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U.S. Climate Change Policy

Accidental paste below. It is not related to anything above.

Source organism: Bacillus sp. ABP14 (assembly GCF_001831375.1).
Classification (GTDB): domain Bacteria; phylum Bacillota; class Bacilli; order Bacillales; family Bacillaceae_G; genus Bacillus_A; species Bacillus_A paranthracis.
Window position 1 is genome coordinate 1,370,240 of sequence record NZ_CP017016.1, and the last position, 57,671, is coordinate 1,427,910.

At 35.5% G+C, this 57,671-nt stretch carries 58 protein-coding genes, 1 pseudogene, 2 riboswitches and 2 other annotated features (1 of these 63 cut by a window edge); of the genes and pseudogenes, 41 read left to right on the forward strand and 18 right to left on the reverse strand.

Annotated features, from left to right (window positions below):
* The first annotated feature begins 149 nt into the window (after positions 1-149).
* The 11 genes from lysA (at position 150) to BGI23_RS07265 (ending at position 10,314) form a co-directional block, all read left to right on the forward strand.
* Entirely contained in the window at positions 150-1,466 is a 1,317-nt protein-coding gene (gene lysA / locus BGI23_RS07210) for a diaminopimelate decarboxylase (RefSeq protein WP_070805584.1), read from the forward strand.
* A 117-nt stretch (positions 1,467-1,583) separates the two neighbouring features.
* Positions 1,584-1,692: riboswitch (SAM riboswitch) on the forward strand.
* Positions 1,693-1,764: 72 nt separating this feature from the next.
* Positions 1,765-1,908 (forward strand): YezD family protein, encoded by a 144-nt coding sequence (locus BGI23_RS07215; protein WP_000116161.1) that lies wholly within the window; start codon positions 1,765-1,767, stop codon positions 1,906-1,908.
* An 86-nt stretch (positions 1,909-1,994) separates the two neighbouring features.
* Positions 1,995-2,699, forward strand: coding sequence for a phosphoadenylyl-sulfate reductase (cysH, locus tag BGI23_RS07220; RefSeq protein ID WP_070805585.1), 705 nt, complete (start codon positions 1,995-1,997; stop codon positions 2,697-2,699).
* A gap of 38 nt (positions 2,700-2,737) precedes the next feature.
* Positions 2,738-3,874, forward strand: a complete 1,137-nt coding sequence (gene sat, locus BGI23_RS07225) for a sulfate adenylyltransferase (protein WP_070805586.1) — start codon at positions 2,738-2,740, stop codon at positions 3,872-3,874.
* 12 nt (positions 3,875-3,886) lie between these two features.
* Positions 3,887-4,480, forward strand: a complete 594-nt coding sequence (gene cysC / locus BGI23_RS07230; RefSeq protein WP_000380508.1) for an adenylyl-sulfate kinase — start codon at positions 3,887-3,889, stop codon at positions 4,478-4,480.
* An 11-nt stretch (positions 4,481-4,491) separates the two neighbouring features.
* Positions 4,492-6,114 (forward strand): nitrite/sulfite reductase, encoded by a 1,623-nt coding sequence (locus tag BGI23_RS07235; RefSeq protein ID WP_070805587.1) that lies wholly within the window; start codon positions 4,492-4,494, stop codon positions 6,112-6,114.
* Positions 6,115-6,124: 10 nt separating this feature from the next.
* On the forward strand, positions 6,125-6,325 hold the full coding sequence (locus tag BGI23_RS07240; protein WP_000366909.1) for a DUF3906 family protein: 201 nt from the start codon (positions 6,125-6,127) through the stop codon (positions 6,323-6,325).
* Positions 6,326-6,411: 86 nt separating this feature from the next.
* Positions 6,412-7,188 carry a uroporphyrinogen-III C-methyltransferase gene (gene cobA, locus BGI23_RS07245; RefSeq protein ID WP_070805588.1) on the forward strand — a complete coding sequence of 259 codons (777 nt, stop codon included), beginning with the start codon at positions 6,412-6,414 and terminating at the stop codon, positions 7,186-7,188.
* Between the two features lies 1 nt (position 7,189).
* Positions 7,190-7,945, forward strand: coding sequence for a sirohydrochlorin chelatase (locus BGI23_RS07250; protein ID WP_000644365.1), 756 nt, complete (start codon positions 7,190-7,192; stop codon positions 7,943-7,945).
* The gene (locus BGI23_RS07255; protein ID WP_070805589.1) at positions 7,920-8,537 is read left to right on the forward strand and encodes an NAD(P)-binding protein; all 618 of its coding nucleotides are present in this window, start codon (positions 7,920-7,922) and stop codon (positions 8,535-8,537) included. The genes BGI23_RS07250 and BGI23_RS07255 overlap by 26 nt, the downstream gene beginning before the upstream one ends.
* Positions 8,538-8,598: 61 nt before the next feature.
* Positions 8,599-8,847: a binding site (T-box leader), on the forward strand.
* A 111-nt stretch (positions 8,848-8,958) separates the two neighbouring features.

CRS Report – U.S. Climate Change Policy. October 28, 2021: “The greenhouse gases (GHGs) in the atmosphere trap radiant energy, warming earth’s surface and oceans. Scientific assessments conclude that GHGs very likely have been the main driver of warming of the earth’s lower atmosphere since 1979. The most recent global assessment projected that surface temperature would continue to rise until at least mid-century even under the lowest GHG emission scenarios considered. A range of actions to mitigate GHG emissions and the risks of climate change (i.e., for adaptation or resilience) are underway or being developed on the international, national, and subnational levels. U.S. federal policymakers and stakeholders have different viewpoints regarding what, if anything, to do about future climate change and related impacts…U.S. climate change policy has involved actions implemented under various legal authorities. Prior to 2007, the federal government implemented voluntary programs to address climate change and regulatory programs that indirectly limited GHG emission increases from vehicles, appliances and equipment, and buildings. A shift toward direct regulation of GHG emissions occurred following the 2007 decision in Massachusetts v. EPA, in which the Supreme Court found that the Environmental Protection Agency (EPA) has authority to regulate GHG emissions from motor vehicles as air pollutants under the Clean Air Act. EPA subsequently issued rules to limit GHGs from various sources, although not all have been implemented. State and local governments have also taken a variety of actions, including emission controls on power plants and vehicles and building codes…”

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